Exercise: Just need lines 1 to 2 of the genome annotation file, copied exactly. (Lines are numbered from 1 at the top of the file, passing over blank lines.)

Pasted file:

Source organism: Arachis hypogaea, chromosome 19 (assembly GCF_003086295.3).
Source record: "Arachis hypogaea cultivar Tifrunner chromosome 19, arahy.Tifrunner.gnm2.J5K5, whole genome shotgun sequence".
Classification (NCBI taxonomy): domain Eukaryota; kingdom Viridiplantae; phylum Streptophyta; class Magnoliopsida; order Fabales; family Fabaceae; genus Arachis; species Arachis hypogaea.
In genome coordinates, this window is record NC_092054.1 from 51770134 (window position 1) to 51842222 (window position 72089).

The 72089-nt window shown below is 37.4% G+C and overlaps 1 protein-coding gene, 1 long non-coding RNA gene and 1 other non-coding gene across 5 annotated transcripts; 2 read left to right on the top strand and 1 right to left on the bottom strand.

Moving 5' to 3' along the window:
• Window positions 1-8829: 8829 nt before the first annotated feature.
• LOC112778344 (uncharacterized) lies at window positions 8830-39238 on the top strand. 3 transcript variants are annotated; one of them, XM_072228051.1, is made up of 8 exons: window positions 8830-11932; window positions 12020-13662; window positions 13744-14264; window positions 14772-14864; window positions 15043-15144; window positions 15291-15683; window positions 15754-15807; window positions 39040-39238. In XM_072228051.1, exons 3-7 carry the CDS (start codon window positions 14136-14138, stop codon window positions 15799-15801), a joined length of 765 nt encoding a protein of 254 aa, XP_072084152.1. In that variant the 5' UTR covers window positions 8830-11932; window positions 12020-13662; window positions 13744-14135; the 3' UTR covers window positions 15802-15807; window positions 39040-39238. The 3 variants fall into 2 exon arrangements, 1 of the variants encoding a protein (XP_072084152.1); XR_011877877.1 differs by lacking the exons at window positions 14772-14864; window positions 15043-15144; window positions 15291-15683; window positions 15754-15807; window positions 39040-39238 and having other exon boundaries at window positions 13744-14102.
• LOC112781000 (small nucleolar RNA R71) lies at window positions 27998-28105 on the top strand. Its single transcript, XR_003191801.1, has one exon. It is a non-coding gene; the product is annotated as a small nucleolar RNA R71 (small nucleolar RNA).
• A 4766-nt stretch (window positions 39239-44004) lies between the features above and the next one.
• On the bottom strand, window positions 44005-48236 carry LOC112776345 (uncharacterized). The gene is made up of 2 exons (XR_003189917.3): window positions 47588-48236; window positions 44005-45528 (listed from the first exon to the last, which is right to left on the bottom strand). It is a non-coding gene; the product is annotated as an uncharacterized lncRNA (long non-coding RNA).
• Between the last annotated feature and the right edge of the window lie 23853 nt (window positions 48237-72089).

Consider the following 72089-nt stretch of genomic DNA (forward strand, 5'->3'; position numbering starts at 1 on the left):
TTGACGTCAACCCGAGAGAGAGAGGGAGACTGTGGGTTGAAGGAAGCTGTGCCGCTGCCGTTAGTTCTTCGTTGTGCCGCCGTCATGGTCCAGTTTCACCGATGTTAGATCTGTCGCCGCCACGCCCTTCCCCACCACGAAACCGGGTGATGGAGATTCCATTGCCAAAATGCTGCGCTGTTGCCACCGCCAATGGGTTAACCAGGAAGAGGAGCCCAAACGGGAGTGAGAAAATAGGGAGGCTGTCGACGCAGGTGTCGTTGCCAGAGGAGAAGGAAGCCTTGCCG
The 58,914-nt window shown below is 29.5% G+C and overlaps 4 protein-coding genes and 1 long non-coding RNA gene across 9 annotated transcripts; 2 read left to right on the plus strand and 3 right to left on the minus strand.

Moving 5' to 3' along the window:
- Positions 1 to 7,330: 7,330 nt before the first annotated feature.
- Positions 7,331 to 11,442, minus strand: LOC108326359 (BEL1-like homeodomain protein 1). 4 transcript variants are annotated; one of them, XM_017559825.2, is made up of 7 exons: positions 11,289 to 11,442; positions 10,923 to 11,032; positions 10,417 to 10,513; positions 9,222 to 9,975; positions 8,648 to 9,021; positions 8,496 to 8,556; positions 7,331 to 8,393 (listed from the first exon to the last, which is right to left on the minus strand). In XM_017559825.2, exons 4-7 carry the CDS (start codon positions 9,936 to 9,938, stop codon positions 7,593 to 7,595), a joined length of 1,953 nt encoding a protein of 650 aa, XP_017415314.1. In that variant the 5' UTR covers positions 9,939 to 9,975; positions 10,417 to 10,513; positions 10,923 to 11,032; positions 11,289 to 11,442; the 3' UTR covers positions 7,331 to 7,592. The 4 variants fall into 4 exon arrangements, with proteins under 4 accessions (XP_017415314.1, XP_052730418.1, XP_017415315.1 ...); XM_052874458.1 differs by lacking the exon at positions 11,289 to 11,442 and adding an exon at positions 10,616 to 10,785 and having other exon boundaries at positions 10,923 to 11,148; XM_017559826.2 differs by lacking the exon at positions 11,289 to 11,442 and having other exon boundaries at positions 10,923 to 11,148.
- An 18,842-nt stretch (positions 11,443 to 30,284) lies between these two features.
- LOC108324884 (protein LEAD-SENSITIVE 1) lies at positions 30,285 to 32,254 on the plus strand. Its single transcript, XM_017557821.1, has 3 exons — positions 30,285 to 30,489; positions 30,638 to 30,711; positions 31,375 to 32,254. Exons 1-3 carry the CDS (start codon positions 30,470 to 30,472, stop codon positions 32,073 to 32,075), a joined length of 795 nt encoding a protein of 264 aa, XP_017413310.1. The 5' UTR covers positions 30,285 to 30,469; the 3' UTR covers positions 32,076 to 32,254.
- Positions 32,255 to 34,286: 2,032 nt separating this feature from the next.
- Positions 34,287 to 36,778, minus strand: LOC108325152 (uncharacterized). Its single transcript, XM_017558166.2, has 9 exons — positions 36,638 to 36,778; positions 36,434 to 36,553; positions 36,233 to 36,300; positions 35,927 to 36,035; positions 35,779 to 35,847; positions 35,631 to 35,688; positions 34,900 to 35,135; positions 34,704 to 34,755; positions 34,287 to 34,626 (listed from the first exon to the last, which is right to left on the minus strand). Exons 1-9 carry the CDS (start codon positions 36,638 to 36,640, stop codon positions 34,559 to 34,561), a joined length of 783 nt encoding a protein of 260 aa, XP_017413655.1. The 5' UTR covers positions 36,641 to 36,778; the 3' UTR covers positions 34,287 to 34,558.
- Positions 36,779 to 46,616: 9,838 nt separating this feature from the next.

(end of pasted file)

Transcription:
Source organism: Arachis hypogaea, chromosome 19 (assembly GCF_003086295.3).
Source record: "Arachis hypogaea cultivar Tifrunner chromosome 19, arahy.Tifrunner.gnm2.J5K5, whole genome shotgun sequence".